As a safety professional, you do everything you can to make sure your employees can work safely around mobile equipment on a jobsite. But what about the vehicles of subcontractors or vendors who visit the site?
Whether the workplace is a construction site or a loading dock, your employees will probably have to work around equipment operated by workers employed by a company other than your own.
When those situations occur, you may ask yourself, “Will these subcontractor employees work safely around my people?” and “Is their equipment properly maintained and safe to work around?”
Typically, the first question can be answered by asking to see worker training records or, to a less certain degree, by checking to see if the company has safety violations via the OSHA establishment search tool.
However, the question regarding equipment safety is often either overlooked or seen as more of a hassle to prove since it requires looking at the maintenance records for every piece of equipment in use onsite.
Also, this task could get particularly unwieldy in situations where there’s a general contractor and a host of subcontractors, or a loading dock that’s visited by a multitude of third-party trucking companies.
The question then becomes, “Is ensuring an outside company’s equipment safety worth the effort?”
In short, yes it is. Here’s an example that demonstrates why.
Worker killed by runaway truck with defective parking brake
A 45-year-old construction worker died on a residential worksite when he was struck by a rollaway dump truck, according to a Washington State Fatality Assessment & Control Evaluation (FACE) Program report.
The driver, who was a subcontractor employee using a leased vehicle, didn’t really do anything wrong. Instead, it was because the truck had a defective parking brake, which the company who leased the vehicle knew about.
On Aug. 13, 2022, the worker and the project manager arrived on site to finish the punch list items for a newly constructed home.
One of these items involved pressure washing the home’s long driveway of mud and dirt left behind by the construction activity. While the worker began performing this task, the project manager went to finish painting the side of the garage.
As the worker was pressure washing the driveway, a subcontractor worker from a landscaping business arrived and parked a commercial medium-duty dump truck at the top of the driveway. The truck was loaded with pallets of small pavers, stepping stones and crushed rock. The driveway had a very slight and hardly visible slope.
The driver told the worker he was going to go inside to ask the homeowner where to put the materials. In doing so, the driver left the truck unattended.
Six minutes later, the dump truck rolled down the driveway and struck the worker. No one saw the incident occur, but the driver, homeowner and project manager heard the truck roll away and crash. When they investigated, they found the worker face down in the driveway.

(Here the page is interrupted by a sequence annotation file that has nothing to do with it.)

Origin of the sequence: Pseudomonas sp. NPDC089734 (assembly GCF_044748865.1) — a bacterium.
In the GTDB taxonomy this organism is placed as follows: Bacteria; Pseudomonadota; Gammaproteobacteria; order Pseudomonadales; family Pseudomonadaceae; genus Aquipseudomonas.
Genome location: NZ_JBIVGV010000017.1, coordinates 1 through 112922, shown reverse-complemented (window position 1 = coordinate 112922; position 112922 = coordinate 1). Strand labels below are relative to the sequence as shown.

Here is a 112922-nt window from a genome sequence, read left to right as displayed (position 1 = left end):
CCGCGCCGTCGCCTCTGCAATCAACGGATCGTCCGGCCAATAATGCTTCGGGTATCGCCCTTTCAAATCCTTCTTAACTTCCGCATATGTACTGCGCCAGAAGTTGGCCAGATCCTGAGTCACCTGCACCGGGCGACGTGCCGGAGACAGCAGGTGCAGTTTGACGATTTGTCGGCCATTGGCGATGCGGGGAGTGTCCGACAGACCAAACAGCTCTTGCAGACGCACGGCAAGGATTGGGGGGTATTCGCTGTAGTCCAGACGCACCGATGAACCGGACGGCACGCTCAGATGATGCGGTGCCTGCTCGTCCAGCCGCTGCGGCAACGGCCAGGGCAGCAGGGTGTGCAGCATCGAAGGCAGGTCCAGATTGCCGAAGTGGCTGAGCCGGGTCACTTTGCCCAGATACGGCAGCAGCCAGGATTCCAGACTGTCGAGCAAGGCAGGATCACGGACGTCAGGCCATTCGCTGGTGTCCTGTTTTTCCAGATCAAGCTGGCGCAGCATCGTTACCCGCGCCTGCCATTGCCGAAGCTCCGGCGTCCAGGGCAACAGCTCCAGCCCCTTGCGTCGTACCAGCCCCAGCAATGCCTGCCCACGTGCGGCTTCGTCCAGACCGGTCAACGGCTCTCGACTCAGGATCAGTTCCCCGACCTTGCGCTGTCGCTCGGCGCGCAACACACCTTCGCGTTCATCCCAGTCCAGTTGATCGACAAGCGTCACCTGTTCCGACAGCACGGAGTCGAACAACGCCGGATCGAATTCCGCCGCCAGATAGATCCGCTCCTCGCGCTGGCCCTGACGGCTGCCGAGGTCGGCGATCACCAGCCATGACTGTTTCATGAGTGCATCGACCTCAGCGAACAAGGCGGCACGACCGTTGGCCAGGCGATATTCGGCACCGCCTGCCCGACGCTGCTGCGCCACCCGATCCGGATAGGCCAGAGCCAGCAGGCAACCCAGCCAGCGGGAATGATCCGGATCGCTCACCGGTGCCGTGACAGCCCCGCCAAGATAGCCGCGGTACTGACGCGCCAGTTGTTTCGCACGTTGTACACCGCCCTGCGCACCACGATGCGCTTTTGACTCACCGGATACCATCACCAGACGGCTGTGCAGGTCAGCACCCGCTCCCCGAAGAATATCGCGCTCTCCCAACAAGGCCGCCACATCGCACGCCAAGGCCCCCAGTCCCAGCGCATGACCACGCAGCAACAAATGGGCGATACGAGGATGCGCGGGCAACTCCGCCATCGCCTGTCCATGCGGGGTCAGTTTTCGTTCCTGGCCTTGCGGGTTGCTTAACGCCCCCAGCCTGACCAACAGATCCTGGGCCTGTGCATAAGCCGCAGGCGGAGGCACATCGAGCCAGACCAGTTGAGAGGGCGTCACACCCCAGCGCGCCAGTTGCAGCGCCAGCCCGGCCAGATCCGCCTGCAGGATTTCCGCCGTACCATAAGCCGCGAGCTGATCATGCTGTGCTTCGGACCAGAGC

First responders pronounced him dead at the scene.
Subcontractor truck was leased from another contractor
Investigators found that the dump truck:
- was parked in first gear with the emergency brake set
- had an emergency brake that didn’t work, and
- was owned by another landscaping business that leased the truck out to the other company.
They also learned that the truck’s owner:
- didn’t have the required annual Department of Transportation commercial motor vehicle inspection completed on the truck, and
- knew that the emergency brake didn’t work.
The FACE report points out that under Washington State safety requirements, employers must:
- make sure vehicles on construction sites have parking brakes that are maintained in operable condition, engaged properly and inspected for safety before each shift
- not allow operation of commercial motor vehicles that are in such a condition they are likely to cause an accident or breakdown of the vehicle, and
- comply with annual commercial motor vehicle inspection requirements.
4 practices to help prevent this kind of incident
This is all well and good if you, as the employer or safety professional, have control over all of the vehicles and equipment at the worksite.
What happens, as in this case, when you’re dealing with multiple employers? That’s when you need to see the paperwork, according to the FACE report.
FACE investigators recommended that employers in this type of situation should:
- request that subcontractors show their current maintenance and safety inspection records for any commercial vehicles they own or lease that will be used at the worksite
- not allow unsafe vehicles to drive onsite
- advise worksite owners to ask other contractors they hire directly to show safety inspection records for any commercial vehicles before they drive onsite, and
- emphasize the need to prevent hazardous vehicle roll-away incidents onsite.
Depending on the size of the worksite, the amount of subcontractors involved and the amount of vehicles used onsite, looking over all those vehicle inspection records may seem painful.
However, keep in mind that a lot of this equipment will likely be used regularly at the worksite, which means checking those records wouldn’t be a daily task. It would end up working much like keeping up with subcontractor employee training records. You’ll initially have a lot of paperwork to review, but after that first big batch, you’ll only have to worry about it for the occasional new addition or replacement. For situations involving work being done over a longer period of time, then annual or other periodic checks would have to be made as well.
Obviously, not all worksites are the same, and this could be a bigger headache in some situations than in others. However, it’s all worth it if it’ll help your employees go home safe and sound at the end of the day.